Note first that a conflict of interest is not the same as partiality. A person charged with the responsibility of making a judgment may, by his prior behaviour, actions and writing, have demonstrated pre-judgments which could affect his or her opinion, but total impartiality is not part of a job description. The absence of a conflict of interest is. An individual is normally disqualified if the interest is so related to the exercise of public duty that a reasonably well-informed person would conclude that the interest might influence the exercise of that duty. Not that it would, but that it might. The appearance of a conflict is sufficient for disqualification.

But was this a case of a conflict of interest? For Bill was not advocating on behalf of the PLO nor representing the PLO. He was serving as a technical expert on the law. But is this nevertheless not a procedural violation? Administrative law differentiates between legal work as an advocate or authorized representative and legal work as a technical specialist and consultant. Bill did not intervene in the ICC on behalf of the PLO. In Bill’s letter he is clearly suggesting that in law that he was not in a conflict of interest. I think he may be correct. So why did Israel use this material, and use it at this time, to undermine his role? Why did he resign? And what are the implications?

Aside from the issue of how Israel obtained such information, did Israel proffering this information expect and anticipate that it would lead to Bill’s resignation? I believe it was a tipping point. But Bill is both stubborn and arrogant and believes he has the divine capacity to bracket and rise above his past and render totally impartial judgments. I am not the only one critical of his belief. Persons of much more eminence than I have told Bill the same thing. Aryeh Neier, founding director of Human Rights Watch, former head of the ACLU, President Emeritus of George Soros’ Open Society Foundation, and a lecturer with Bill Schabas at the Paris School of International Affairs, concurs. So does Joseph Weiler, President of the European University Institute in Florence and Editor-in-Chief of the European Journal of International Law.

This issue is a tipping point, not because it provides a definitive legal case against him, but because in the current situation at the stage at which the commission is at, the process of dealing with the legal charge is so disruptive that the very legal process of adjudicating the issue would be an enormous distraction from the commission’s work. The information has set in process an unstoppable force which the ethical demands of impartiality had not. The information has resulted in a new and irreversible development which would make it impossible for Bill to continue no matter what the opinion might be of the legal department of the UN. The information was rovided by Israel on Friday in the full knowledge that it would serve to either tip the balance to force a resignation or, at the very least, undermine his moral authority as chair

Israel wanted Bill out now and believed it now had the case that would drive him out, and, as a fallback position, would undermine the work of the commission even further. Tomorrow I will deal with why Israel chose this time to push Bill over the cliff and why Bill agreed to jump rather than be pushed. I will also deal with the implications of his downfall on the contents of the report and its likely reception.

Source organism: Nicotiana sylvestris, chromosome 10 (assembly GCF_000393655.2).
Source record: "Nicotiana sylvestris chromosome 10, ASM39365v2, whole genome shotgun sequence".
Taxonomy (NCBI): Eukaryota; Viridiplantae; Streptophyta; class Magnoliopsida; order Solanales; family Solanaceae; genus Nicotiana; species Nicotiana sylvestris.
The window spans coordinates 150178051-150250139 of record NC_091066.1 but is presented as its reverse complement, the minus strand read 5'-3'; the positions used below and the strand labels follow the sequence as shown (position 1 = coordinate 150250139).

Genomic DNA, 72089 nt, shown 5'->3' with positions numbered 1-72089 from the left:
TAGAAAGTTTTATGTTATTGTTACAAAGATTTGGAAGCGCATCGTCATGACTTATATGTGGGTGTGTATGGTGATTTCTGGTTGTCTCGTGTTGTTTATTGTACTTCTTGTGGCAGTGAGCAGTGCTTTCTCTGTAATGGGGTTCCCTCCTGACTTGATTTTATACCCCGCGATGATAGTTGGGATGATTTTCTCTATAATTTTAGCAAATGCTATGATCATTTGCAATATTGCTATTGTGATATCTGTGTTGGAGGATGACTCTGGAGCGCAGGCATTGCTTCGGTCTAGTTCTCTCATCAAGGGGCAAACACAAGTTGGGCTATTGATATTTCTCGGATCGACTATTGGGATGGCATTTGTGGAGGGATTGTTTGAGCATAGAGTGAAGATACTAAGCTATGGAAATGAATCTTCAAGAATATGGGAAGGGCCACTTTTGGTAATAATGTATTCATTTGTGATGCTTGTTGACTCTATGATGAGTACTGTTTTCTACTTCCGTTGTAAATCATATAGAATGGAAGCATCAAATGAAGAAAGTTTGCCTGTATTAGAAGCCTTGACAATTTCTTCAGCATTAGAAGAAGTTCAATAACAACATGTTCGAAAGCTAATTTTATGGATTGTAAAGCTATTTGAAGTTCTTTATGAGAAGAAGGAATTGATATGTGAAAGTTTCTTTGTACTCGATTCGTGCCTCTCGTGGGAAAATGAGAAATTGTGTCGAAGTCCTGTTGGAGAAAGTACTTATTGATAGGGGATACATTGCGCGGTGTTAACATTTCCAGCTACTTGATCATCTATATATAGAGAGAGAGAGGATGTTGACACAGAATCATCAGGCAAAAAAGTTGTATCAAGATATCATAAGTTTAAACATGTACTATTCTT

Tomorrow: Was He Pushed or Did He Jump? Why?

X: Reconciling Strategy and Just War Norms

X: Reconciling Strategy and Just War Norms

by

Howard Adelman

Some military strategies are much more compatible with international just war norms than others. Some are totally incompatible. Thus, in Iraq and Afghanistan, an application of strategy that makes the battle for the hearts and minds of a population rather than one which regards the whole population as potential enemies is almost bound to be more sensitive to just war norms, at least for the dominant power. However, even a war based on the belief that the enemy population must itself be demoralized and force must be used to destroy support for its leadership, but which purports to follow just war norms, is not a strategy of “total war” in which a dominant power simply blasts a civilian population to smithereens. The latter is totally incompatible with the application of just war norms.

An insurrectionary military group, such as ISIS, the Islamic State of Iraq and al-Sham (to be distinguished from the ancient Egyptian goddess, Isis), or ISIL (the Islamic State of Iraq and the Levant) is not the same as Hamas. When Ramadan began, Abu Muhammad al-Adnani announced that henceforth the ISIS leader, Abu Bakr al-Baghdadi, would be known as the caliph and ISIS itself would be just the Islamic State. The Islamic State, which fights by directly exterminating civilian populations of those it regards as heretics, is not to be equated with Hamas or the Muslim Brotherhood. Hamas is not an advocate of “total war” from an insurrectionist perspective. Yet it is quite willing to reign rockets on the civilian population of Israel, but does not advocate the extermination of Israelis as heretics. The Hamas military arm is not even made up of Jihadists even though Hamas and Islamic Jihad often collaborated in the war against Israel.